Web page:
Electrical resistance heating is being used to extract 95% of trichloroethane soil and groundwater contamination
Treatment commenced to remove contaminants in the groundwater and soil at an Asheville, N.C., superfund site, a former CTS Corp. plant. Electrical resistance heating (ERH) is being used to treat a 1.2 acre area beneath the former CTS plant. The system will operate through the fall of 2018 designed to extract 95% of the trichloroethene (TCE) in the treatment area, removing an estimated 20,000 lb. of pollutants.
Historical use of solvents in the manufacturing of electronic components contaminated the CTS site with TCE. The area being treated also contains non-aqueous phase liquid (NAPL) from weathered fuel oil. ERH is a technology that heats the ground to extract and treat these types of hazardous substances. Electricity runs through electrodes, heating the soil and groundwater to vaporize contaminants. The vapors are removed through extraction wells and treated before being discharged to the ambient air, which will be monitored.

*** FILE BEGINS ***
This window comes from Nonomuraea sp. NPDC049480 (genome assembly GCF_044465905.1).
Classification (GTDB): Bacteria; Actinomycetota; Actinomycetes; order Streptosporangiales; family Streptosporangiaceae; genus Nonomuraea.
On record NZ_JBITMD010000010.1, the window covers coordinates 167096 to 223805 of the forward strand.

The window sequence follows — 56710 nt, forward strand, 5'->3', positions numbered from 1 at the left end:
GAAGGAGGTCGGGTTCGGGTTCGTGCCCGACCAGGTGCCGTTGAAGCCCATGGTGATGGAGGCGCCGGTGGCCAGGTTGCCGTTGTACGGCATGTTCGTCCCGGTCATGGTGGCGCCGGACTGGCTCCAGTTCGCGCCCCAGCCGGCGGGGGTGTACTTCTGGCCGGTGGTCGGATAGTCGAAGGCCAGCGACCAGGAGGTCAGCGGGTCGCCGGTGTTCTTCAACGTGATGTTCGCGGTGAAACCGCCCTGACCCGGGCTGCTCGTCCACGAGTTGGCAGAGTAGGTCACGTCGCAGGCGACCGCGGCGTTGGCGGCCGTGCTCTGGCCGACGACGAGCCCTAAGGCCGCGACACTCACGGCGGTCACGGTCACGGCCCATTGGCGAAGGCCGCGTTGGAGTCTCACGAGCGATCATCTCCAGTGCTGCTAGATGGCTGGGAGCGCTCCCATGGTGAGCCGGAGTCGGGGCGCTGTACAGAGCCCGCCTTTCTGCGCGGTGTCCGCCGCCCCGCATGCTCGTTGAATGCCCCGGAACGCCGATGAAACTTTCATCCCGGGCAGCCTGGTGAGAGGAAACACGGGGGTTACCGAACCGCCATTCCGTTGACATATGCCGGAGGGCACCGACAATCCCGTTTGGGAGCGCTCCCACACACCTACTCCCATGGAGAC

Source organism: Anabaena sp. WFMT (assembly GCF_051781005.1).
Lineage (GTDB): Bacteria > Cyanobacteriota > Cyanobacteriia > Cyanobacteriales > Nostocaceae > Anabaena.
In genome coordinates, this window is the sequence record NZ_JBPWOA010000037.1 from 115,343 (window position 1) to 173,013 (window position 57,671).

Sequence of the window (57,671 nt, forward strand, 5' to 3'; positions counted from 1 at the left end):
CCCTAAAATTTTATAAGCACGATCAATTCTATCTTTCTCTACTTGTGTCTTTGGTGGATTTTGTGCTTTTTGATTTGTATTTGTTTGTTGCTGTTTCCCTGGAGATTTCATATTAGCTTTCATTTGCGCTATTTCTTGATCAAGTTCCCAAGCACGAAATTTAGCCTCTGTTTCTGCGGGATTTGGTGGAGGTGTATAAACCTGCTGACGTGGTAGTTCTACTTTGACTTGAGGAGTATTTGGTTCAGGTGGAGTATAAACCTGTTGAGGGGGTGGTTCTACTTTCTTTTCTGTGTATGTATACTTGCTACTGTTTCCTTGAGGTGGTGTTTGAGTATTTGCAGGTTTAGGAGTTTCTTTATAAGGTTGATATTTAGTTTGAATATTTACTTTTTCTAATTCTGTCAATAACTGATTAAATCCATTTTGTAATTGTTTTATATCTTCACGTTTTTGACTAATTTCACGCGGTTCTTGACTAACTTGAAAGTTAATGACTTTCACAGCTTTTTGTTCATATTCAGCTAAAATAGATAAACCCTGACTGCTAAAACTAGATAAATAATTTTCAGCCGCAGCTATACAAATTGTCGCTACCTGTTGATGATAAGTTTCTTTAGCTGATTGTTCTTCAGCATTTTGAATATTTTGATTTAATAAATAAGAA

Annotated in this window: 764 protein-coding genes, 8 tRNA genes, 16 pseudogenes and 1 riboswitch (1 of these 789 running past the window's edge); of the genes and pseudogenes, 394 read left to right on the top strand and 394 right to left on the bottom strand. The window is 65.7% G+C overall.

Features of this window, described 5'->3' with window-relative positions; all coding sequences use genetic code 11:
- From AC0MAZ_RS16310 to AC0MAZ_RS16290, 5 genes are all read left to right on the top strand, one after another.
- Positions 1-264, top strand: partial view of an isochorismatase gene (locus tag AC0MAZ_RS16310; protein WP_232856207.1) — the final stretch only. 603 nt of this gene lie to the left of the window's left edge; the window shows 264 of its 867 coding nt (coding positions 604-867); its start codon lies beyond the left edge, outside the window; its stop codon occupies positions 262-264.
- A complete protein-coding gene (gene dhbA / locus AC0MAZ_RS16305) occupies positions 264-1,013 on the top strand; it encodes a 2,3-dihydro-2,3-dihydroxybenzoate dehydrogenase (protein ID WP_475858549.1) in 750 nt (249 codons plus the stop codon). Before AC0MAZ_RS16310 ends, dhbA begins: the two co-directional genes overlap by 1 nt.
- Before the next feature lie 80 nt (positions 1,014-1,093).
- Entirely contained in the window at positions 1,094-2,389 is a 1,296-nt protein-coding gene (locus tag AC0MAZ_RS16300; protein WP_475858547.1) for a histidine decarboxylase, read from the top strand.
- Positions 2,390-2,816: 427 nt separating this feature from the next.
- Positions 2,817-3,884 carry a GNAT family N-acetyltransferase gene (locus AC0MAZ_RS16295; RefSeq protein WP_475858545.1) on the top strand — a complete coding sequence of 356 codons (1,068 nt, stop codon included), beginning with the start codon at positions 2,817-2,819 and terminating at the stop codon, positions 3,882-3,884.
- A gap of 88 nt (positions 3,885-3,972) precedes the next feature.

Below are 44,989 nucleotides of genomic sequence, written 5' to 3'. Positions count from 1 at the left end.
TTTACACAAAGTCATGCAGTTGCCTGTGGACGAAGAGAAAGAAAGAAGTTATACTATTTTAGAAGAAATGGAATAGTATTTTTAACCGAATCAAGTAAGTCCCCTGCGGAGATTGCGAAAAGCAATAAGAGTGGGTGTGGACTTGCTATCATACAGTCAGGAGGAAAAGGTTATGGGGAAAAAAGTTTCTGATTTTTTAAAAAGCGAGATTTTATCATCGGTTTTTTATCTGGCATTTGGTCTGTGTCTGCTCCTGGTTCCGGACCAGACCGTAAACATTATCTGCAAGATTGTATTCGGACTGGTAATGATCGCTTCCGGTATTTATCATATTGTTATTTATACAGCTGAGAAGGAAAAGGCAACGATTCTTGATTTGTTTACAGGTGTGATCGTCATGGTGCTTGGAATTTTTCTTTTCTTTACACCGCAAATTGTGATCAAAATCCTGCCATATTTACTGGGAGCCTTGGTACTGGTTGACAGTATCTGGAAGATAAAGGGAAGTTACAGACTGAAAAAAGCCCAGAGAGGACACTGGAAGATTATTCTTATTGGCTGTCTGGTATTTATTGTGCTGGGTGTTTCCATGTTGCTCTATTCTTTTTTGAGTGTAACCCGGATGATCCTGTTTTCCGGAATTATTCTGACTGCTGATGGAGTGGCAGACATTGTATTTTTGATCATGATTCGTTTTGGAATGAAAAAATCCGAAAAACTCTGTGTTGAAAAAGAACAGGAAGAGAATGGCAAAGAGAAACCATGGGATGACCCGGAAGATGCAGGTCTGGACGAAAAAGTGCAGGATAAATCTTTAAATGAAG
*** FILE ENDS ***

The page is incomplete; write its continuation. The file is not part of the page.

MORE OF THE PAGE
System startup and testing began on May 29, 2018, and reached full operating power June 8. The ERH treatment at the CTS Site is required under a March 7, 2017 settlement between the U.S. EPA and the U.S. Department of Justice with CTS Corp., Mills Gap Road Associates and Northrop Grumman Systems Corp. for an interim cleanup. The settlement also requires In-Situ Chemical Oxidation (ISCO) to treat TCE in an approximately 1.9 acre area to the north of the area being treated by ERH. The companies will spend an estimated $9 million total on the interim cleanup. A final site-wide cleanup will be selected in the future to address any contamination remaining after the ERH and ISCO technologies have had a chance to work over several years.